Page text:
Sun, 02/27/2011 - 03:06 | 1001251 laosuwan
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Don’t get me wrong, I appreciate the content insight in this contribution but I have to ask myself are these charts good for anything except predicting the past? I mean, on the one hand, ZH tells us the only people trading stocks are robots, yet we are supposed to believe that by charting the past we can predict the robots next move? Is there any evidence that charting has external validity? I haven’t seen it; if there was everyone would use charting and by charting everyone would affect the market and charting would no longer have any predictive power.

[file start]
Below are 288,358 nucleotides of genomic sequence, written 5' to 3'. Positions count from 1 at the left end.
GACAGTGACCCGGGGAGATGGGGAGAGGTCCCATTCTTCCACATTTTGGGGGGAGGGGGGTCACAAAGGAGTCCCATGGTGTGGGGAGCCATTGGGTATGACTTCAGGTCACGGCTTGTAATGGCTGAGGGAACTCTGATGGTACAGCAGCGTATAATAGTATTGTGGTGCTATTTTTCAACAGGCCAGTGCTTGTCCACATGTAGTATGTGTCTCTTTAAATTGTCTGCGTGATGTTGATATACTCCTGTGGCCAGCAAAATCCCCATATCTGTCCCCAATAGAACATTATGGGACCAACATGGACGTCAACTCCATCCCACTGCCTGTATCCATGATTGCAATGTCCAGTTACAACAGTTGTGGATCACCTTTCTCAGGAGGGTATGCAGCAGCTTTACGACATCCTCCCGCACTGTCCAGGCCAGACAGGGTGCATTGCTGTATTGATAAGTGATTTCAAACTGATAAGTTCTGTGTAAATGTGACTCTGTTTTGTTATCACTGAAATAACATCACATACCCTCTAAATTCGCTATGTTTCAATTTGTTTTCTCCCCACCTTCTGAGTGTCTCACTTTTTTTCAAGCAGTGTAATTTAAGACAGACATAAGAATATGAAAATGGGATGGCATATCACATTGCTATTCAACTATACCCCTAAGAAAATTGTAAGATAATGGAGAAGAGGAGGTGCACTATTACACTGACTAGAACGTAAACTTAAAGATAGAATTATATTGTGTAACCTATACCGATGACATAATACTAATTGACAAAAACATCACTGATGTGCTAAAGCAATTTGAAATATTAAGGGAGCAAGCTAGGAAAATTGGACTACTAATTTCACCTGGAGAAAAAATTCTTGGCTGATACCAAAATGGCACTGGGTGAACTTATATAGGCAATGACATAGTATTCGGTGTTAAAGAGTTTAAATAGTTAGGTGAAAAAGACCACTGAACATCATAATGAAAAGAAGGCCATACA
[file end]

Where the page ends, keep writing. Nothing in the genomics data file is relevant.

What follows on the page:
I recall articles like this one from the 1970s predicting imminent collapse of the market, economy and usa. In fact, the theme is ancient. Escaping complex civilization and heading for the hills to ride out coming chaos was even a common theme in Shakespeare’s writings. So when is this big coming collapse finally going to happen? We have all rode out this bull market because we all thought we were smarter than the market. And while you can make a case there is a lot of bad out there and not much good, you cannot convince me that a graph of the past is going to predict the future and I wont base any decisions on technicals any more than I would economics or any other pseudoscience. Charts are interesting and provide some frame of reference but they are no subsitute for data points from the future, which nobody has.

Sun, 02/27/2011 - 11:15 | 1001556 SheHunter
SheHunter's picture